In the last session for this day, ‘Recontextualising Curriculum: Leading by Innovation’, with the scheduled time already exhausted for the workshop, the teachers didn’t put their put down. So, what if they had to sit till 6.30 p.m.! They had all the energyto talk and listen about the innovations which this school has been leading. Some of these initiatives and innovations are path-breaking in the field of public education. These are:


  • Teacher Students Interaction Period (TSIP)- The school has dedicated two consecutive periods in a week for teacher-student interaction. This is the forum for the students where they can express opinions, their observation about various issues in school. Teachers are allotted students, selected on the basis of random sampling from different classes. Teachers also share their own observations and experiences with the students. Both students and teachers keep this interaction non- judgemental.


  • Cultural Zones– In this unique idea, the school has decided to classify the students in 6 major cultural zones such as Music, Literature, Painting, Theatre, etc. The idea behind this cultural zone is to not just let the students make the school a platform to show the talent students already possess but to train them further in different cultural aspects of their interest and make them capable of pursuing the samein future.


  • Academic research and development Council– The school believes that almost all Industries have research and development team and basically most of these industries are engaged in production of goods. Why can’t we have a research and development team in school which deals with the human being?  The research and development team of the school consists of teachers of different subjects and members of the parents’ body. They together sit and think about the different issues and try to find the solutions available within the school this council has come up with several ideas and implemented it into the school.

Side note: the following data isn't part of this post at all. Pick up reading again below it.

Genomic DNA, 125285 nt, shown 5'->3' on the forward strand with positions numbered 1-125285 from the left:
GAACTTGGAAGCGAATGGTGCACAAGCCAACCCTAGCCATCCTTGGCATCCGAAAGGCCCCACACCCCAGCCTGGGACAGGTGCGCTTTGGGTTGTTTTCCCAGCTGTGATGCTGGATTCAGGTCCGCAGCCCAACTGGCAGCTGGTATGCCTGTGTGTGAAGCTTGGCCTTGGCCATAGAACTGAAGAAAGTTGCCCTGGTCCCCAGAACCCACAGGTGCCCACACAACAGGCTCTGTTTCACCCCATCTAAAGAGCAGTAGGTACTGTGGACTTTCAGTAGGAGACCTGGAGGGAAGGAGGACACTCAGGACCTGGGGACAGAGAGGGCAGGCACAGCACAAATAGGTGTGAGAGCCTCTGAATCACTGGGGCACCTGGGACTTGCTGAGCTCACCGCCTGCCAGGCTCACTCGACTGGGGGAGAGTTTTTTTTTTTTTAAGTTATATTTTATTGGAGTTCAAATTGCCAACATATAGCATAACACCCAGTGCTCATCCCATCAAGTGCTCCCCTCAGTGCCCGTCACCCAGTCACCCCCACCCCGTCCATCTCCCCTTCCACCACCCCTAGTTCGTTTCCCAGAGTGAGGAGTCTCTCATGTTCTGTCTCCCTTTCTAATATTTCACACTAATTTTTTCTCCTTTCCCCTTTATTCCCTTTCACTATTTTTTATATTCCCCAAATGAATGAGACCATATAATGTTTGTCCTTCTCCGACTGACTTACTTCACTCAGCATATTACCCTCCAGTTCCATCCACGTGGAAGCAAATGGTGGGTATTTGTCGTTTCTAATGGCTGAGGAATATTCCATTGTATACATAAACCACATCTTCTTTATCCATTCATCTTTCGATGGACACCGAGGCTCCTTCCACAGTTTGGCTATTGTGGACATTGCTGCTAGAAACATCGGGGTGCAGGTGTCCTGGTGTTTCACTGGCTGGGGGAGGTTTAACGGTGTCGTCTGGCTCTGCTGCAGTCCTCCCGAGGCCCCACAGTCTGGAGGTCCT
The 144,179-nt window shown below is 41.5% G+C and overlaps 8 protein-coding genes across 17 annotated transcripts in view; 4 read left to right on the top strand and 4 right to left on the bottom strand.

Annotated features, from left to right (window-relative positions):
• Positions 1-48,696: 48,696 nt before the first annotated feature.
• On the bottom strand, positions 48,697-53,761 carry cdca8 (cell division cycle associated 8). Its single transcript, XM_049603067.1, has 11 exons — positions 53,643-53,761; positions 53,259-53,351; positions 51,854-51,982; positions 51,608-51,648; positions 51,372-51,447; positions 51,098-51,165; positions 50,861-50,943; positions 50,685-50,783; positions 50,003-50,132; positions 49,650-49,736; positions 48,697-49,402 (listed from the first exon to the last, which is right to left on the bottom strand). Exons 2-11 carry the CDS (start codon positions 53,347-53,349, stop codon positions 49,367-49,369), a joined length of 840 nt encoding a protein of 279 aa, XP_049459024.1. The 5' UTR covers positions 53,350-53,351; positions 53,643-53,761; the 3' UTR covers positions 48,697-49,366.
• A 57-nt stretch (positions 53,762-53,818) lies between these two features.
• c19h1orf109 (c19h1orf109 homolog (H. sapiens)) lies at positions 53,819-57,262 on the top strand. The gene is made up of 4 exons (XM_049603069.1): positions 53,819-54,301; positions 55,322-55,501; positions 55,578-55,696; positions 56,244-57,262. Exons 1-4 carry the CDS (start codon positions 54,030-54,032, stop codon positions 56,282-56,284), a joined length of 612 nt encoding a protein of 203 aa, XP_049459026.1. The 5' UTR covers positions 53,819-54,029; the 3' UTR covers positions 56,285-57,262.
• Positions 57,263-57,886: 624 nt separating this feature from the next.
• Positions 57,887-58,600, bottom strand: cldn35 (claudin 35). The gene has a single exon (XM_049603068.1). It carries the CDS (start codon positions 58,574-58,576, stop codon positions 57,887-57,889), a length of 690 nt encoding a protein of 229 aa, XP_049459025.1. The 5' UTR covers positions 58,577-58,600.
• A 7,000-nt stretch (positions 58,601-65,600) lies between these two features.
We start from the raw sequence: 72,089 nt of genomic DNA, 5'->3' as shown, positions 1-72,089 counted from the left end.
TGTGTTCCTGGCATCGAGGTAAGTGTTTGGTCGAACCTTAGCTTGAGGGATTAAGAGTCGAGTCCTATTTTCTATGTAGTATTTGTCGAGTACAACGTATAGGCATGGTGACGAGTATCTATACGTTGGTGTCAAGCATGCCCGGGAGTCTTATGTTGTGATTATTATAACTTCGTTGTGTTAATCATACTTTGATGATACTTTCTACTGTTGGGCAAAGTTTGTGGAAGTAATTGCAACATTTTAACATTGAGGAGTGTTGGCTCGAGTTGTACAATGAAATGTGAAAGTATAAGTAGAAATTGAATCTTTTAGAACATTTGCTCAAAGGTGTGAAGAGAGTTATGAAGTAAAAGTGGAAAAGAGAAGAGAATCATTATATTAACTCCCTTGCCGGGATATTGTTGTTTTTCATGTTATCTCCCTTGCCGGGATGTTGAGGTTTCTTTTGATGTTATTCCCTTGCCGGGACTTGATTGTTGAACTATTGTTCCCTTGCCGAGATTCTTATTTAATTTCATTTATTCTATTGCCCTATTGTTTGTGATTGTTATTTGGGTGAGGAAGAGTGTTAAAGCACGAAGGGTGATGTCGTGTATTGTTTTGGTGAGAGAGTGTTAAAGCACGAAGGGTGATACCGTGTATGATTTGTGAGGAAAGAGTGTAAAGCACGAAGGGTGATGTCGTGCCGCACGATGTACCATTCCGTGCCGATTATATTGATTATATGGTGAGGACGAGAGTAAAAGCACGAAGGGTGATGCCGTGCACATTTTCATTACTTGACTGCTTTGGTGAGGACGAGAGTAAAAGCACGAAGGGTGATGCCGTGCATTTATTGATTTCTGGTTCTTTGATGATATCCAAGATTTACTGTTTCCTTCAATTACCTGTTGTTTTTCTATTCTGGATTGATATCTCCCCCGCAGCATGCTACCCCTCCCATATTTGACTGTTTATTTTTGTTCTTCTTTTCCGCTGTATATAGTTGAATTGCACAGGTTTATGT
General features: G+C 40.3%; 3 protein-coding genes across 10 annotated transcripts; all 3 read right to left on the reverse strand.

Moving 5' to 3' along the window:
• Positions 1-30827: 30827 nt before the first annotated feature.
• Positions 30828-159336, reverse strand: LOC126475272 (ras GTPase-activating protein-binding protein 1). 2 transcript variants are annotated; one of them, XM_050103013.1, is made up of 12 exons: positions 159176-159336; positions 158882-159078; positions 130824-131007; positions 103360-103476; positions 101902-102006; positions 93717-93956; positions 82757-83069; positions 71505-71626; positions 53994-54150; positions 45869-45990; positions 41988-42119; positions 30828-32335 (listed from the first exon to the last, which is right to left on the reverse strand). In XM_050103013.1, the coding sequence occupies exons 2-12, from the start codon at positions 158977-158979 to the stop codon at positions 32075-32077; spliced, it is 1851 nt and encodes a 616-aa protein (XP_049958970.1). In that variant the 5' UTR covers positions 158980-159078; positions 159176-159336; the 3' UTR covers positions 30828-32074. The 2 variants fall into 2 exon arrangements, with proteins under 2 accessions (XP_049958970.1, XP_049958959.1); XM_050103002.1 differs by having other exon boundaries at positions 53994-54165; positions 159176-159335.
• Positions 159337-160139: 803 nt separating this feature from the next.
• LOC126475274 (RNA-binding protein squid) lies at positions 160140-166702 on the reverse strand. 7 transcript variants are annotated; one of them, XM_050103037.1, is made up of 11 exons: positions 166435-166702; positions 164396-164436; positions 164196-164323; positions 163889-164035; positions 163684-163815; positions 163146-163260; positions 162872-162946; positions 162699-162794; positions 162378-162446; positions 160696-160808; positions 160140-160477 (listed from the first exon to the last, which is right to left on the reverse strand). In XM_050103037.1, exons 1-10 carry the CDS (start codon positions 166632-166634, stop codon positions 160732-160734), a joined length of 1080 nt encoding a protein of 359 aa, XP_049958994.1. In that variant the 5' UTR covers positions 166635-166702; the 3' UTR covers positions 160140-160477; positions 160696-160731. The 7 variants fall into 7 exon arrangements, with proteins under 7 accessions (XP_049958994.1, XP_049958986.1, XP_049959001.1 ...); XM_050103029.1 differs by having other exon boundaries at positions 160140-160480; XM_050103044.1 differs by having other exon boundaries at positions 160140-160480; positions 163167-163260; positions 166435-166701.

• Bal Sansad- Bal Sansad is based on the democratic concept of parliament in our country. The students are given the right to elect their representatives and constitute the Bal Sansad. All the procedures are followed as per standard procedure followed while electing the representatives for parliament. The most important thing is that the decisions taken by the Bal Sansad are binding for the school. There are some instances when the students have asked the teachers that they will take an issue to the Bal Sansad. This kind of political empowerment of the students in school is unprecedented. While talking about this, the HOS of the school informed that the United Nation convention on students right wanted a set of children’s right to be implemented in all the countries. Most of the countries denied citing the inability to create the institution for granting right to the children as this may lead to chaos.


Keeping this in mind, the empowerment given to the children here in this school is phenomenal. The idea is to empower the students politically, so, when they grow up and join the nation as an active citizen. Where they would participate in the decision-making process and not just follow this the others.